Crime Stories

One of the most controversial television news program types is the crime tabloid news format.  Very often, these programs garner very large viewing audiences.  It can be inferred that such programs satisfies some form of need.  When the nation watches the mayhem and violence reported on these programs, people receive confirmation that society has gone amok and rejoice that these terrible events did not visit them personally, at least not this time.

The critics of these crime tabloid programs are many.  Mexican President Ernesto Zedillo declared, "Let us stop giving violence so much emphasis, which only seems to exalt and encourage it.  Let us not become accustomed to seeing violence as something normal."  As much as people all say that they hate these programs, their popularity seemed unabated.

We should note that there are in fact different styles within the category of crime news.  Here is a quick comparison of a couple of popular Mexican crime tabloid programs --- Ciudad Desnuda and A Través del Video.  In the case of Ciudad Desnuda, the emphasis is on authentic footage which are recorded live.   The broadcast stories may then be limited to those situations in which the camera was present.  For that reason, some of the stories may seem lacking in weight, but they seem easier for people to identify with. 

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By contrast, A Través del Video seems to screen for significant stories. In fact, the show encourages viewers to call in with cases of their own. Consequently, the stories are more lurid and interesting.  Quite often, there is no video footage of the principal characters or events themselves, and it becomes necessary to stage re-enactments performed by actors/actresses, or even by the principals themselves.

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In the Los Medios y Mercados de Latinoamérica 1997 study, we found that 27% of all persons between the ages of 12 and 64 watched crime news regularly.  In the following table, we show the breakdown  by different population groups.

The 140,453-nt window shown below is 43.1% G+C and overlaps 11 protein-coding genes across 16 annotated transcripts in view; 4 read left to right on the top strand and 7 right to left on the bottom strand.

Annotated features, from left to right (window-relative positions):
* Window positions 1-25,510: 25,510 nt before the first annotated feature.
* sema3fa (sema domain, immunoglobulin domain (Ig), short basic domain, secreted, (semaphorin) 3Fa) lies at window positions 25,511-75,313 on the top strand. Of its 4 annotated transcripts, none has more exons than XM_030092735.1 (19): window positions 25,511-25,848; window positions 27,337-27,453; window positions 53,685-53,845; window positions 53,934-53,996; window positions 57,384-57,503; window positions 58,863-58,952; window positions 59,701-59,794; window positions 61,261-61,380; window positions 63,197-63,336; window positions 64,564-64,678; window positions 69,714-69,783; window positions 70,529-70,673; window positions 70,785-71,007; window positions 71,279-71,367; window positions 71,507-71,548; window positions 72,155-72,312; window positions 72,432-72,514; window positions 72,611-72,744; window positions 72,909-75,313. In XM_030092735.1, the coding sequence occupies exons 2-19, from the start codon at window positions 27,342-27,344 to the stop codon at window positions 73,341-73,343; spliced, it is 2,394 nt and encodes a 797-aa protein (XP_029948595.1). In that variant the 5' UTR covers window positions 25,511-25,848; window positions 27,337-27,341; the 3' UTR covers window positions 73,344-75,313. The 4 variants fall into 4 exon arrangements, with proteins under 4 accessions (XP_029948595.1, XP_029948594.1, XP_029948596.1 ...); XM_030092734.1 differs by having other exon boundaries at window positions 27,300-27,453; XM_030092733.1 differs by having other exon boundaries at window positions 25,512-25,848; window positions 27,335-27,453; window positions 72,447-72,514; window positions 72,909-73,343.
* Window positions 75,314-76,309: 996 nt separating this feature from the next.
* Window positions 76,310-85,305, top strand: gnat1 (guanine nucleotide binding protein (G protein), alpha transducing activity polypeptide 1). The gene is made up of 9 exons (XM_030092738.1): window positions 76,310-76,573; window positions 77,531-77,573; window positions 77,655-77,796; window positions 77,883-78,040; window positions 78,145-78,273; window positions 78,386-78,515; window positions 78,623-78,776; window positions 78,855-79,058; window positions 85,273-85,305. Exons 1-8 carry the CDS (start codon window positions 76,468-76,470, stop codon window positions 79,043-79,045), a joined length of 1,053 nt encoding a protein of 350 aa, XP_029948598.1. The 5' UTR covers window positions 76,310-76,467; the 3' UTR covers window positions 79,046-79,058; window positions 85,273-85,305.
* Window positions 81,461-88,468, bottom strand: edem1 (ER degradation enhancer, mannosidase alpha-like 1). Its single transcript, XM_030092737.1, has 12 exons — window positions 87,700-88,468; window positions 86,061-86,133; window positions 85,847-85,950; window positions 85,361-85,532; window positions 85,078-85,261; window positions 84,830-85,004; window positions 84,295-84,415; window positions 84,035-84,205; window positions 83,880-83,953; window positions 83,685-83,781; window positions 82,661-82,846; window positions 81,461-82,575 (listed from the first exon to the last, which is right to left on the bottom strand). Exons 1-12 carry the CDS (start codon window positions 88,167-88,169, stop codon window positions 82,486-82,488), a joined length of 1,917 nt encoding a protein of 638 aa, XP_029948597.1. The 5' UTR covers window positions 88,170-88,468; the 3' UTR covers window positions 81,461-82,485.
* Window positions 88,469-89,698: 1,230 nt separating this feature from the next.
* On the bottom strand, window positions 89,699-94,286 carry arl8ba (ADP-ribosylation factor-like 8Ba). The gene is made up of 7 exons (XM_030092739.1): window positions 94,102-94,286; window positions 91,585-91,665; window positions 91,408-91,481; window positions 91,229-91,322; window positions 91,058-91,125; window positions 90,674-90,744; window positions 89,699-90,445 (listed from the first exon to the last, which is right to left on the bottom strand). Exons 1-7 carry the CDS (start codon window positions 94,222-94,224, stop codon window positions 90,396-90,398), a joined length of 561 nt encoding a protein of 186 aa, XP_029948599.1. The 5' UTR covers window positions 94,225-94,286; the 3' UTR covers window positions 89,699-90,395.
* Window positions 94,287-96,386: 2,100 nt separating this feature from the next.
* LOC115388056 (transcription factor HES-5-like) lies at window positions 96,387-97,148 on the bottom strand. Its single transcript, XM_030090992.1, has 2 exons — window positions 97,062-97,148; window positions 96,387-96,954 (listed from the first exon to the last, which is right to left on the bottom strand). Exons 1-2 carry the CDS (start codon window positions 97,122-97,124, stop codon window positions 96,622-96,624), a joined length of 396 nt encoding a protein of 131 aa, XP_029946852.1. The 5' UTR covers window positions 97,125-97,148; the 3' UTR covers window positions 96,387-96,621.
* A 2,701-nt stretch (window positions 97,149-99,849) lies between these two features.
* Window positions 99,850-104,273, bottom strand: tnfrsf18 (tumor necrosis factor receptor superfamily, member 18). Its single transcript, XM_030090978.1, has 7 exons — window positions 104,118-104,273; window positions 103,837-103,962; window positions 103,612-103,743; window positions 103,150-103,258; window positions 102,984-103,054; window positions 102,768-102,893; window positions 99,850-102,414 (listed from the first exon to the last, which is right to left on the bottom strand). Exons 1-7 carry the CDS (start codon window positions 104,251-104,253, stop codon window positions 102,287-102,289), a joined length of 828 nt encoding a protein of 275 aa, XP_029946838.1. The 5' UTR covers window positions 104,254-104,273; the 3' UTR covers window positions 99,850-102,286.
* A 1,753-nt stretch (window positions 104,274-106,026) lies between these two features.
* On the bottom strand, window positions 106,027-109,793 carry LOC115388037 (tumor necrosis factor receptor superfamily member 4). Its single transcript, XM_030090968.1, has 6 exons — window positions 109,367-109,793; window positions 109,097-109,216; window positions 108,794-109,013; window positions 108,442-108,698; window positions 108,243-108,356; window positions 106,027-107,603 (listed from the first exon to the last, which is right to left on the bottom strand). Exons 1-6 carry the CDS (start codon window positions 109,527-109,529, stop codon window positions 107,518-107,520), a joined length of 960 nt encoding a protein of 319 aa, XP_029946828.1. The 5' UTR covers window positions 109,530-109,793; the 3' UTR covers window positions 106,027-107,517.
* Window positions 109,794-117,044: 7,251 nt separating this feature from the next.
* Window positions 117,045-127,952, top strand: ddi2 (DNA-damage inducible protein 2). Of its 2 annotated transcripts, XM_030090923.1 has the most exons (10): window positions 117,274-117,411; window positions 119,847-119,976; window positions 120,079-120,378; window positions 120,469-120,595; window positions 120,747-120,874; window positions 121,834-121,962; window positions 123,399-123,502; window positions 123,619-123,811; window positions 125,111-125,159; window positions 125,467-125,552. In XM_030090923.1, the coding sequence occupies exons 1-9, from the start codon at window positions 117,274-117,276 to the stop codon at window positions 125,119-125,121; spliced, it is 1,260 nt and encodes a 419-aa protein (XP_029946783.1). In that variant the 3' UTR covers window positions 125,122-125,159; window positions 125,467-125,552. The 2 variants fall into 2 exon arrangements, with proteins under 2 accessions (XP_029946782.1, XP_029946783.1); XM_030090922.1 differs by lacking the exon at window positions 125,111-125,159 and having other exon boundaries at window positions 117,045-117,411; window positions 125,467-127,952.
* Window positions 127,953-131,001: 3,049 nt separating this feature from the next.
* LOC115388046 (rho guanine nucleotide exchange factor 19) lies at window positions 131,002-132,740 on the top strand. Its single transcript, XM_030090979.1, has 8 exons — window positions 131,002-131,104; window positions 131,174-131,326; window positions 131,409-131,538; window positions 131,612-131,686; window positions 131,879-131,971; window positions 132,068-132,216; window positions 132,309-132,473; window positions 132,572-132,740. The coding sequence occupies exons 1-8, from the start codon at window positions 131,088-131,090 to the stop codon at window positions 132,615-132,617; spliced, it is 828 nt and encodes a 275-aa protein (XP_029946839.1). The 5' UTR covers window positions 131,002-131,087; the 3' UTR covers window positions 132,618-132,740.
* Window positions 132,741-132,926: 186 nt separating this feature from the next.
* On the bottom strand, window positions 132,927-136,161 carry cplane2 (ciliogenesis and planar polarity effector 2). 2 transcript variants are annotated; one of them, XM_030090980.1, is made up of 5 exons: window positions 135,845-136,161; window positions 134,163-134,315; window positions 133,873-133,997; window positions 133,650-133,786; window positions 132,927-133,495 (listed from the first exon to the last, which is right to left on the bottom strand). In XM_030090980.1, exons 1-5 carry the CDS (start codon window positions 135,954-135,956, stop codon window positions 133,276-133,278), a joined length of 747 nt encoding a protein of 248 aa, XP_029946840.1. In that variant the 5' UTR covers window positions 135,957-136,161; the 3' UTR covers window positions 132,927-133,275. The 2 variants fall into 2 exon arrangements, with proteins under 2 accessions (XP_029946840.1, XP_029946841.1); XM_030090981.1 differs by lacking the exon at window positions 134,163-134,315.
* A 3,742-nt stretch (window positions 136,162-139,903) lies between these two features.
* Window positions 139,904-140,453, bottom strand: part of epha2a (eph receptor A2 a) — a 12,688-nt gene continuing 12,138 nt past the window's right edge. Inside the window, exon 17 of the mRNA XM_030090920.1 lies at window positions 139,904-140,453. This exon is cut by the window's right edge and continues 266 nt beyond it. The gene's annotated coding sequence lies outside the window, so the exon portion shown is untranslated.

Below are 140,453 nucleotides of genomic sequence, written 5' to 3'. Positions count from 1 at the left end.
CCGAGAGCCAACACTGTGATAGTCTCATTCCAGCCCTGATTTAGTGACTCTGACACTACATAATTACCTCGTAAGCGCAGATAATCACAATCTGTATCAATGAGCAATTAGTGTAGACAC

Population Group % Watched Crime News Regularly
Argentina 23%
Brazil 34%
Chile 33%
Colombia 22%
Mexico 20%
Puerto Rico 54%
Venezuela 27%
Balance Central America 40%
Balance South America 15%
Male 12-64 28%
Female 12-64 27%
Persons 12-17 27%
Persons 18-24 30%
Persons 25-34 29%
Persons 35-44 29%
Persons 45-54 22%
Persons 55-64 24%
Education 6 years < 29%
Education 6 - 12 years 27%
Education 12+ years 26%
Socioeconomic Level A 33%
Socioeconomic Level B 33%
Socioeconomic Level C 26%
Socioeconomic Level D 25%

Although there seems to be a regular audience for crime news, this proves to be one instance when the success of a program is not determined by audience size alone.   What happened is that advertisers stay away in droves, as many consider it inappropriate for advertising their brands on such a program.  At the same time, the crime programs are criticized heavily by government officials, cultural critics and academic researchers for promoting violence and mayhem.  Thus, in November 1997, TV Azteca's Ciudad Desnuda and Televisa's Fuera de la Ley were both taken off the air.  Yet, it seemed hypocritical to place the blame solely on television, as the nota roja has always been an accepted tradition in the Mexican newspaper industry.

(posted by Roland Soong on 5/21/98)

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